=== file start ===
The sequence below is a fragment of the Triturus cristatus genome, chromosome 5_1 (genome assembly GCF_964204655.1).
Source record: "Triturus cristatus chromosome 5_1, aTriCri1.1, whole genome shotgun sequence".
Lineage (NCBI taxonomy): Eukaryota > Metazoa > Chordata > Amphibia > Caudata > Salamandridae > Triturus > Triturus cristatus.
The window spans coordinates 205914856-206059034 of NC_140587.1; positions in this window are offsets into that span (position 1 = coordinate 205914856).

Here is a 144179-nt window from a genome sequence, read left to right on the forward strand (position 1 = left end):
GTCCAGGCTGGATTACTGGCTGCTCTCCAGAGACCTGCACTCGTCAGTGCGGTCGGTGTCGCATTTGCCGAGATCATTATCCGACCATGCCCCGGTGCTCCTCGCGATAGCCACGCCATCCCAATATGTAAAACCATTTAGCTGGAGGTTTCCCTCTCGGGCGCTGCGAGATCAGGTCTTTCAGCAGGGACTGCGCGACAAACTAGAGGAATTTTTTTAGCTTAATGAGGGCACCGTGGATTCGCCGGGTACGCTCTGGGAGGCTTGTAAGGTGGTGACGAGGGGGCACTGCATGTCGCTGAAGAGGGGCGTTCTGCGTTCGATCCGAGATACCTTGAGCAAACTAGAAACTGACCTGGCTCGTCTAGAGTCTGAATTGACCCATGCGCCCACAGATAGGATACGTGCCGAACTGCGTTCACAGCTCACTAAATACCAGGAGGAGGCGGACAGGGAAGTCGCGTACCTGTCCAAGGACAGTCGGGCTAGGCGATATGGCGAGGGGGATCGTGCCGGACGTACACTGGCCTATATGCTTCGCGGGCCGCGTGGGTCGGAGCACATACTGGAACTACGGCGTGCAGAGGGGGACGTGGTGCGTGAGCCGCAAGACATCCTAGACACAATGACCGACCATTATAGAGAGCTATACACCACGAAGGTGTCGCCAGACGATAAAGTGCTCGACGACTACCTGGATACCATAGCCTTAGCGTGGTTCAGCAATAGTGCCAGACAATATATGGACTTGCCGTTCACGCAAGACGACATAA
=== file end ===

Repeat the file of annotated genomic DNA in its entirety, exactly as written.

The sequence below is a fragment of the Triturus cristatus genome, chromosome 5_1 (genome assembly GCF_964204655.1).
Source record: "Triturus cristatus chromosome 5_1, aTriCri1.1, whole genome shotgun sequence".
Lineage (NCBI taxonomy): Eukaryota > Metazoa > Chordata > Amphibia > Caudata > Salamandridae > Triturus > Triturus cristatus.
The window spans coordinates 205914856-206059034 of NC_140587.1; positions in this window are offsets into that span (position 1 = coordinate 205914856).

Here is a 144179-nt window from a genome sequence, read left to right on the forward strand (position 1 = left end):
GTCCAGGCTGGATTACTGGCTGCTCTCCAGAGACCTGCACTCGTCAGTGCGGTCGGTGTCGCATTTGCCGAGATCATTATCCGACCATGCCCCGGTGCTCCTCGCGATAGCCACGCCATCCCAATATGTAAAACCATTTAGCTGGAGGTTTCCCTCTCGGGCGCTGCGAGATCAGGTCTTTCAGCAGGGACTGCGCGACAAACTAGAGGAATTTTTTTAGCTTAATGAGGGCACCGTGGATTCGCCGGGTACGCTCTGGGAGGCTTGTAAGGTGGTGACGAGGGGGCACTGCATGTCGCTGAAGAGGGGCGTTCTGCGTTCGATCCGAGATACCTTGAGCAAACTAGAAACTGACCTGGCTCGTCTAGAGTCTGAATTGACCCATGCGCCCACAGATAGGATACGTGCCGAACTGCGTTCACAGCTCACTAAATACCAGGAGGAGGCGGACAGGGAAGTCGCGTACCTGTCCAAGGACAGTCGGGCTAGGCGATATGGCGAGGGGGATCGTGCCGGACGTACACTGGCCTATATGCTTCGCGGGCCGCGTGGGTCGGAGCACATACTGGAACTACGGCGTGCAGAGGGGGACGTGGTGCGTGAGCCGCAAGACATCCTAGACACAATGACCGACCATTATAGAGAGCTATACACCACGAAGGTGTCGCCAGACGATAAAGTGCTCGACGACTACCTGGATACCATAGCCTTAGCGTGGTTCAGCAATAGTGCCAGACAATATATGGACTTGCCGTTCACGCAAGACGACATAA